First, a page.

Written by: Toby Limbrick | 24 Jun 2024

Auction Terminology 101: A glossary (Vol II)

Property auctions are only continuing to rise in popularity, attracting an ever-growing number of new sellers and buyers. If you’re new to the auction world, we understand that some of the terminology can be daunting at first and you’ve likely come across words that seem alien to you. Following the first part of our glossary (Auction Terminology 101: A glossary | Network Auctions), we’ve compiled additional common property auction terms along with their definitions to help you navigate your journey with utter confidence.

The auctioneer manages the entire auction process, serving as a vital link between buyers and sellers. They present each property lot, acknowledge bids, and announce the final sale status and prices. Additionally, the auctioneer is responsible for directing and conducting the marketing of the property and overseeing the subsequent sale by auction, as instructed by the seller.

An offer to purchase a property at a specified price.

Cash Buyer
A buyer who can finance the purchase of a property outright, without the need for a mortgage or having to sell a property to release funds.

An Energy Performance Certificate (EPC) tells you exactly how energy-efficient a property is. The EPC gives an energy efficient rating of A-G, with A being the highest rating and G being the lowest.

The estimated rental value (ERV) is the projected annual market rental value determined by the auctioneer or valuer. This figure is particularly crucial for investors purchasing properties at auction, as it provides a benchmark for potential rental income post-completion.

Owning the freehold means you own the building and the land it stands on outright and indefinitely. Your name is recorded in the land registry as the “freeholder,” holding “title absolute”. While most houses are freehold, some may be leasehold. Therefore, it’s crucial to perform due diligence and review the legal pack before registering to bid.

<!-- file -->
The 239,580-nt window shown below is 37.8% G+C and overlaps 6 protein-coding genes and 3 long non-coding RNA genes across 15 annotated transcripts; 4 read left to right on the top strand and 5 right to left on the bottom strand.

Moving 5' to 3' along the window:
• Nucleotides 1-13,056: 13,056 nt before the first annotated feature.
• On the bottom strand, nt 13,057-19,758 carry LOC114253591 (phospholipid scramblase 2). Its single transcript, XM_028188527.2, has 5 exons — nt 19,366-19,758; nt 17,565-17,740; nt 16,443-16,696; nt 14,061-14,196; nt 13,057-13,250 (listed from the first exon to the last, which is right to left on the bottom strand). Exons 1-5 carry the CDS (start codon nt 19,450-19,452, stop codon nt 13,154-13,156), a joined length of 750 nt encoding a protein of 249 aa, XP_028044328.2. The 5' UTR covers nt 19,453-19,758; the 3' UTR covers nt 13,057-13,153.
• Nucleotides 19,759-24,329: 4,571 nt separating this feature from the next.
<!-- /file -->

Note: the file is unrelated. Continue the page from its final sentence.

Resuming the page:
With a leasehold property, you own the property but not the land it stands on. Leasehold ownership means you have a lease from a superior landlord, usually the freeholder, to occupy the property for a specified period, often long-term – often 90 years or 120 years but as high as 999 years – but can be short, such as a matter of months. Short-term leases are typically unmortgageable, making them attractive to cash buyers. Generally, the freeholder is responsible for maintaining common areas and the building’s exterior and leaseholders pay monthly/annual maintenance fees, service charges, building insurance, and ground rent. Leasehold terms vary from property to property, so it’s crucial to perform due diligence and review the legal pack before registering to bid.

Rental Yield
Rental yield indicates the annual rental income relative to the property’s purchase price and is presented as a percentage. The yield can be worked out by taking the annual rental income, dividing it by the property’s purchase price or value, and then multiplying by 100 to get the percentage.

A property that is totally empty and will also not be occupied at the time of completion.

The individual, company or organisation offering the property for sale, also referred to as a seller.

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